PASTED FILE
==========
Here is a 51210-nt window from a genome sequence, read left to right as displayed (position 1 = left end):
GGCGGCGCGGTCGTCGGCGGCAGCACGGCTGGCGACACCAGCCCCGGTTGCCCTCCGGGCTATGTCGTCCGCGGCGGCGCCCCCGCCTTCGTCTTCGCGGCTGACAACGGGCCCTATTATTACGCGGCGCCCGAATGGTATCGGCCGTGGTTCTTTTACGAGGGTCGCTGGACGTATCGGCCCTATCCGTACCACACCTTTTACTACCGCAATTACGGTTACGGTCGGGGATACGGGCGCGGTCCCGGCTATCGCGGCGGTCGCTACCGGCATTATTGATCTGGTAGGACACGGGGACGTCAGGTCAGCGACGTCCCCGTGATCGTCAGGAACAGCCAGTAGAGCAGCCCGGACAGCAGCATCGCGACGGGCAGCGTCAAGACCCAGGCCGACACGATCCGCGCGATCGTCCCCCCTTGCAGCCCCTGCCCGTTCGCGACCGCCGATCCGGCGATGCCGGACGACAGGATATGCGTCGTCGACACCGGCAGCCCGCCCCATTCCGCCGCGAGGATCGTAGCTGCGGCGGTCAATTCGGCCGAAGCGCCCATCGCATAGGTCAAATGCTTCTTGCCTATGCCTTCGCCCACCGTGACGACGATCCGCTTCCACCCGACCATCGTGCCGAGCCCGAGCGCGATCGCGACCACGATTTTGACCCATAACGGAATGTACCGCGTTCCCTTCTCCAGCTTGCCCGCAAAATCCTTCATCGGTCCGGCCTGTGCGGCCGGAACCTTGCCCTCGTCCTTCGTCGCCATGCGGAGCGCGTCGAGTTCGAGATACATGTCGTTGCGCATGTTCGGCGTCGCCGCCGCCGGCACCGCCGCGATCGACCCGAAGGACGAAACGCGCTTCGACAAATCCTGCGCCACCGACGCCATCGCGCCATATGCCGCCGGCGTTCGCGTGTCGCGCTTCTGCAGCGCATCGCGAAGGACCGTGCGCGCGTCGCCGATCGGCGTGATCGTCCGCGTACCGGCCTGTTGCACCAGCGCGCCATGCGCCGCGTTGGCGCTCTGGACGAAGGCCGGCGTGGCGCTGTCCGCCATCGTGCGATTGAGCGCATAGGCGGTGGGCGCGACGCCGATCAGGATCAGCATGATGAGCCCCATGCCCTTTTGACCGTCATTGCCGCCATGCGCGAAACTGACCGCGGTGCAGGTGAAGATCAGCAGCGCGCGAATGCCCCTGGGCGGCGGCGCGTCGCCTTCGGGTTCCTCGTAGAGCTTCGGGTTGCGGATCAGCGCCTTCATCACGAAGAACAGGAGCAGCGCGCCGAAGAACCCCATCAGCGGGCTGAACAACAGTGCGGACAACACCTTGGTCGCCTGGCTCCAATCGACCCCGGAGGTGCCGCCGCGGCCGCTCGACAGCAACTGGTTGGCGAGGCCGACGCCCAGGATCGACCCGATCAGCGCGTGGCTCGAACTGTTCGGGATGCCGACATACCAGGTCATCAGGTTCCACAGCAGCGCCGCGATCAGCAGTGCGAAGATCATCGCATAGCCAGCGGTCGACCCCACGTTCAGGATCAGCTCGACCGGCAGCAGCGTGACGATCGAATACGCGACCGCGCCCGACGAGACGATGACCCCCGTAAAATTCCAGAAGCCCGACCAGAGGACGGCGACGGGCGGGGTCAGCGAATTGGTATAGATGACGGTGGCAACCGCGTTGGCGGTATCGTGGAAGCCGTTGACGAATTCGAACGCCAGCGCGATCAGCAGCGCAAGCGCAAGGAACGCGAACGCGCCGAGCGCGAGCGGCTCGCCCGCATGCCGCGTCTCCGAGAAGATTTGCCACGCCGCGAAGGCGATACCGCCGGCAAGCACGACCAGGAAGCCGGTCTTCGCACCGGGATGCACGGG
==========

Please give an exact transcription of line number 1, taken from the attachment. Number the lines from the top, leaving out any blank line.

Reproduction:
Here is a 51210-nt window from a genome sequence, read left to right as displayed (position 1 = left end):